How GPS devices pinpoint the location of moving objects
America has seen its last Lost Generation.
Thanks to an invisible armada of incessantly broadcasting satellites, collectively called the Global Positioning System, and to the explosive proliferation of GPS receivers in gadgets from dashboard map units to cellphones to dog collars, even the cartographically clueless are now good to go.
The same technology that allows the military to drop precision-targeted bombs on terrorists has become a $30 billion worldwide market, spawning devices that lead hikers through the trackless wild, recover itinerant tykes with GPS units sewn into their backpacks, let golfers see the distance to the next hole, stamp the location on digital photos and show the nearest pizza joint on a PDA screen. Very soon it may be possible to find your lost keys as receivers shrink to the size of a dime and smaller.
It has all happened deliriously fast. Modern GPS has been fully operational only since 1995. Today it consists of 30 one-ton satellites, each the size of a pickup truck, orbiting the Earth about 12,000 miles high. At least 24 have to be working at any given time; that way, almost everywhere you go on the planet, six of them are above the horizon.
The U.S. Air Force runs the whole show. But it has been a dual-use system since 1983, when the Soviet Union downed a Korean Air Lines passenger jet that strayed into Soviet airspace because of navigational error, prompting President Ronald Reagan to open GPS to civilian and commercial users. For the next 17 years, nonmilitary users got a deliberately degraded signal until President Bill Clinton ended the practice, instantly improving precision fivefold.
Although GPS is seen as a navigational system, it's actually a choreographed array of flying clocks. Every few seconds, each satellite transmits the exact time (derived from multiple on-board atomic clocks), its specific location at that time and the whereabouts of its siblings. When your GPS unit receives the signal, it determines how long it took to arrive, divides by the speed of light, and comes up with the distance to the satellite.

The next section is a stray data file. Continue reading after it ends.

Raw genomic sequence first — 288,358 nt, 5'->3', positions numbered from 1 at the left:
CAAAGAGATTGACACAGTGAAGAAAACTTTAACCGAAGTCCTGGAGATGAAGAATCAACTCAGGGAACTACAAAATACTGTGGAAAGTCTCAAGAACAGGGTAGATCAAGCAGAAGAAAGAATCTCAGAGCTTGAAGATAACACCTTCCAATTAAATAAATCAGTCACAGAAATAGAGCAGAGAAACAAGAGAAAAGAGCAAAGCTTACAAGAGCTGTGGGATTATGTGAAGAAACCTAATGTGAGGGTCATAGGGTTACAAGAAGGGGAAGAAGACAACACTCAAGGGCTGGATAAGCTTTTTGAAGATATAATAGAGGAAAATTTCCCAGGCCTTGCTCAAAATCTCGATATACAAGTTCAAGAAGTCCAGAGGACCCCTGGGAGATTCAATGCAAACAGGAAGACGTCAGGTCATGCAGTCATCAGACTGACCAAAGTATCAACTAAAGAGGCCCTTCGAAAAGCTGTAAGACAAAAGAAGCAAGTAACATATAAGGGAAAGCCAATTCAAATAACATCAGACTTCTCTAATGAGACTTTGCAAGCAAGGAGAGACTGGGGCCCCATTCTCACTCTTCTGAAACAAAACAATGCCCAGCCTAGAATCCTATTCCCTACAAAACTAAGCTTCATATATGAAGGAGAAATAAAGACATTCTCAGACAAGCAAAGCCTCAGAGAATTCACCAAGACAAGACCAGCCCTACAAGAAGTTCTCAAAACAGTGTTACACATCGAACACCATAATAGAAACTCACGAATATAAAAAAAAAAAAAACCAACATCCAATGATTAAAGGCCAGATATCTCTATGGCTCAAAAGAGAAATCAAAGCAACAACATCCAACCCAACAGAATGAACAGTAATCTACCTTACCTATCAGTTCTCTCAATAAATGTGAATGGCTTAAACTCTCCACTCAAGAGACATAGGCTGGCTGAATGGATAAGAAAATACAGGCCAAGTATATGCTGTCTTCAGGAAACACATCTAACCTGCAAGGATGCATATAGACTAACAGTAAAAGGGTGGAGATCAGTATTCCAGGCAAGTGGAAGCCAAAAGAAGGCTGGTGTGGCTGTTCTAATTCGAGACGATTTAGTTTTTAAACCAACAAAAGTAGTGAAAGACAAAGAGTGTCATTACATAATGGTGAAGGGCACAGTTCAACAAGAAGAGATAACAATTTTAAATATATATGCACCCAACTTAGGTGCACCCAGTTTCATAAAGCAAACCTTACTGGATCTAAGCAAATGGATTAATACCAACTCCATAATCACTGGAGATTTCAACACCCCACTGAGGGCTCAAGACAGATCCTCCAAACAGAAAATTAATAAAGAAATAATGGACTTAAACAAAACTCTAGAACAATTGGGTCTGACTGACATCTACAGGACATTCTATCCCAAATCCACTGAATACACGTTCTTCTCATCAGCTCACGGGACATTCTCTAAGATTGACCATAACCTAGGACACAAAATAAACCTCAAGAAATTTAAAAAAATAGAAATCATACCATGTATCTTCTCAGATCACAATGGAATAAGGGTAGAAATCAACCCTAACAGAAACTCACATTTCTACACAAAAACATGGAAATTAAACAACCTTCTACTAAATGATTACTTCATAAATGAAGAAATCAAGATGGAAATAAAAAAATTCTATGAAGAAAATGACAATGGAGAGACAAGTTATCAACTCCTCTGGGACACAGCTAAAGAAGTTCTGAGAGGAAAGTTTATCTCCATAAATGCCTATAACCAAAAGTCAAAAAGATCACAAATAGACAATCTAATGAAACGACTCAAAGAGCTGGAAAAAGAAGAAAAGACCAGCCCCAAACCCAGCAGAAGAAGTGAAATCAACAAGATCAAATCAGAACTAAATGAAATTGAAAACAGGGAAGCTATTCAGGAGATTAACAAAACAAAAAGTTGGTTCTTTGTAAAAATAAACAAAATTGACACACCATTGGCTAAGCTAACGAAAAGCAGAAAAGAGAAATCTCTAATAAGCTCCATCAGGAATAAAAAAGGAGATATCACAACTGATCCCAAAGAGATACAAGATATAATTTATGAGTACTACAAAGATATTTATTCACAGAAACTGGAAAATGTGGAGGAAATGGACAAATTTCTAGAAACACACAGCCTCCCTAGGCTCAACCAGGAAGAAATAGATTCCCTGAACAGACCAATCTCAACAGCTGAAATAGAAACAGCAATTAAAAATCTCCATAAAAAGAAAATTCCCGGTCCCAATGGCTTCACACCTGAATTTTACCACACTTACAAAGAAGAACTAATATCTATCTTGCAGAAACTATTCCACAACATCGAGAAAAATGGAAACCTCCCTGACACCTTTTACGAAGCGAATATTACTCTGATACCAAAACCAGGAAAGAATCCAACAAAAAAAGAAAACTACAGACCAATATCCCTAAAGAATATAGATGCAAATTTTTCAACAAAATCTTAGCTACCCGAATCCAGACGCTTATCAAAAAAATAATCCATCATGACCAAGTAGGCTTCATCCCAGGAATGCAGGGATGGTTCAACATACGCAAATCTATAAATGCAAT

That demands near-perfect timekeeping. Light travels about 186,000 miles per second. Thus an error of only a thousandth of a second would produce an uncertainty in your position of 186 miles. Since that could add half a day to the average drive to the grocery store, vastly better accuracy is essential. So the satellite clocks are updated and corrected every few minutes by signals from ground stations that in turn get their orders from the U.S Naval Observatory Master Clock (an average of 90 super-clocks), which might be off by maybe a tenth of a nanosecond per day.
To determine your position, the GPS receiver has to "acquire" at least three, and preferably four or more, satellites. That can entail an infuriating wait for drivers raring to hit the road. But, hey: The signals are pretty faint to begin with, you're sitting inside two tons of metal, and the unit has to find four of them just to fire up.
Why do you need four satellites if space as we know it has only three dimensions? It's easy to understand but hard to picture. Think of a satellite as a point source that radiates an electromagnetic beep outward simultaneously in all directions, forming a sphere. If you can get the signal, you're location is somewhere on that sphere. Add a second satellite, and it's like two spheres intersecting, with the intersection area forming a flat circle--not very helpful, unless you never leave the Beltway. Keep adding spheres and when you hit four, you're down to a single spot.
Civilian users typically know their location only within about 15 to 100 feet, depending on noise, weather, errors, etc. (Military applications, which use higher-speed encoded satellite signals, are about 10 times better.) As a result, many systems have been developed to augment accuracy. The Coast Guard, the Federal Aviation Administration and the Defense and Transportation departments provide services that can locate a boat, an airplane, a train, etc. within a foot or two; high-tech surveying systems are accurate within a couple of millimeters.
Of course, sometimes your car unit's maps are buggy or out-of-date, steering you to a landfill instead of to lunch. In that case, you might want your location monitored through a GPS-equipped cellphone -- an increasingly frequent occurrence. Federal regulations mandate that emergency services be able to trace the location of any cellphone calling 911. This requirement seems to have encouraged a trend, already underway, to place GPS chips in mobile phones. The result has made possible voluntary buddy-tracker systems such as Google's Latitude, which allows consenting friends with suitably tricked-out phones to reveal their locations to one another via the Web, further adding to the national cyber-orgy of social networking.
Happily, however, these innovations are arriving just in time for America's impending Geezer Boom, in which a growing number of senior citizens spend a growing fraction of their lives looking for misplaced items -- or, indeed, misplaced geezers themselves. As our demographics get grayer, GPS will be there to help, confirming the noted philosopher who succinctly said it all: "No matter where you go . . . there you are."